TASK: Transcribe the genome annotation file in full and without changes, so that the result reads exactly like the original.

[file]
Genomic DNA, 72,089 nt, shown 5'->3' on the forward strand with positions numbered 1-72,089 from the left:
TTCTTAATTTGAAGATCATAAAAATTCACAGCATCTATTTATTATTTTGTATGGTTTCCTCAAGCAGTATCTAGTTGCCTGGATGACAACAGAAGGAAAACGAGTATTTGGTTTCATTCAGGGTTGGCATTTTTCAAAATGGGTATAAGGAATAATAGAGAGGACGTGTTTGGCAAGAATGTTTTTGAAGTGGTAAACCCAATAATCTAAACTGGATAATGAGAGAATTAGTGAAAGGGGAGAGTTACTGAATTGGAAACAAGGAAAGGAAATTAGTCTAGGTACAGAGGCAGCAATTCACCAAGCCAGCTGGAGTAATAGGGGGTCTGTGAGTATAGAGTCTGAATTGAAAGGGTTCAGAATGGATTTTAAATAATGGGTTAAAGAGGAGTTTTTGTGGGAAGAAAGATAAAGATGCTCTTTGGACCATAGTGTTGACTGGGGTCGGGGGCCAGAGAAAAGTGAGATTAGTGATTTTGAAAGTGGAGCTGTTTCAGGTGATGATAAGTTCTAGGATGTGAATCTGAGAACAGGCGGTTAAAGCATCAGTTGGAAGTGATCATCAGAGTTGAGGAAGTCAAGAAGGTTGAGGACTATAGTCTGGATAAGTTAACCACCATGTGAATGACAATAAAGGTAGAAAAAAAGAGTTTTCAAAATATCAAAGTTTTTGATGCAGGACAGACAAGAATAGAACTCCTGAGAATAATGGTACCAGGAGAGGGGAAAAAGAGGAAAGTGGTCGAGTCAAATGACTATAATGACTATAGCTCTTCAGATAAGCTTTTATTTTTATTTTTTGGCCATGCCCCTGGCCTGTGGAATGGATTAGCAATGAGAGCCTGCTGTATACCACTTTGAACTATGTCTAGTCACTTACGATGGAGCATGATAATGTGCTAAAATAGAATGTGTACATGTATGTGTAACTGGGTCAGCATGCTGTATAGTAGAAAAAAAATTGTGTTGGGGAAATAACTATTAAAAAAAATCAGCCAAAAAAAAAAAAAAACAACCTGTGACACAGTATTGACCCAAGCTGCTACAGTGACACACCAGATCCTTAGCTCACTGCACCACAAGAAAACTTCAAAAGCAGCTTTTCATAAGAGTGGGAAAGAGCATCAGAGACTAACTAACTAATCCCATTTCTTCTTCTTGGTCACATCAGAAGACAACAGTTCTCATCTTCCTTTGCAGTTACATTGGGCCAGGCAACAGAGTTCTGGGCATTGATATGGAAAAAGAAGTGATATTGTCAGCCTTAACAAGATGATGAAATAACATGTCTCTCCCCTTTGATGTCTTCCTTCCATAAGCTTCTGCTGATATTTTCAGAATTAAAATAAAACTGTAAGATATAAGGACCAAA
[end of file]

Genomic DNA, 72,089 nt, shown 5'->3' on the forward strand with positions numbered 1-72,089 from the left:
TTCTTAATTTGAAGATCATAAAAATTCACAGCATCTATTTATTATTTTGTATGGTTTCCTCAAGCAGTATCTAGTTGCCTGGATGACAACAGAAGGAAAACGAGTATTTGGTTTCATTCAGGGTTGGCATTTTTCAAAATGGGTATAAGGAATAATAGAGAGGACGTGTTTGGCAAGAATGTTTTTGAAGTGGTAAACCCAATAATCTAAACTGGATAATGAGAGAATTAGTGAAAGGGGAGAGTTACTGAATTGGAAACAAGGAAAGGAAATTAGTCTAGGTACAGAGGCAGCAATTCACCAAGCCAGCTGGAGTAATAGGGGGTCTGTGAGTATAGAGTCTGAATTGAAAGGGTTCAGAATGGATTTTAAATAATGGGTTAAAGAGGAGTTTTTGTGGGAAGAAAGATAAAGATGCTCTTTGGACCATAGTGTTGACTGGGGTCGGGGGCCAGAGAAAAGTGAGATTAGTGATTTTGAAAGTGGAGCTGTTTCAGGTGATGATAAGTTCTAGGATGTGAATCTGAGAACAGGCGGTTAAAGCATCAGTTGGAAGTGATCATCAGAGTTGAGGAAGTCAAGAAGGTTGAGGACTATAGTCTGGATAAGTTAACCACCATGTGAATGACAATAAAGGTAGAAAAAAAGAGTTTTCAAAATATCAAAGTTTTTGATGCAGGACAGACAAGAATAGAACTCCTGAGAATAATGGTACCAGGAGAGGGGAAAAAGAGGAAAGTGGTCGAGTCAAATGACTATAATGACTATAGCTCTTCAGATAAGCTTTTATTTTTATTTTTTGGCCATGCCCCTGGCCTGTGGAATGGATTAGCAATGAGAGCCTGCTGTATACCACTTTGAACTATGTCTAGTCACTTACGATGGAGCATGATAATGTGCTAAAATAGAATGTGTACATGTATGTGTAACTGGGTCAGCATGCTGTATAGTAGAAAAAAAATTGTGTTGGGGAAATAACTATTAAAAAAAATCAGCCAAAAAAAAAAAAAAACAACCTGTGACACAGTATTGACCCAAGCTGCTACAGTGACACACCAGATCCTTAGCTCACTGCACCACAAGAAAACTTCAAAAGCAGCTTTTCATAAGAGTGGGAAAGAGCATCAGAGACTAACTAACTAATCCCATTTCTTCTTCTTGGTCACATCAGAAGACAACAGTTCTCATCTTCCTTTGCAGTTACATTGGGCCAGGCAACAGAGTTCTGGGCATTGATATGGAAAAAGAAGTGATATTGTCAGCCTTAACAAGATGATGAAATAACATGTCTCTCCCCTTTGATGTCTTCCTTCCATAAGCTTCTGCTGATATTTTCAGAATTAAAATAAAACTGTAAGATATAAGGACCAAA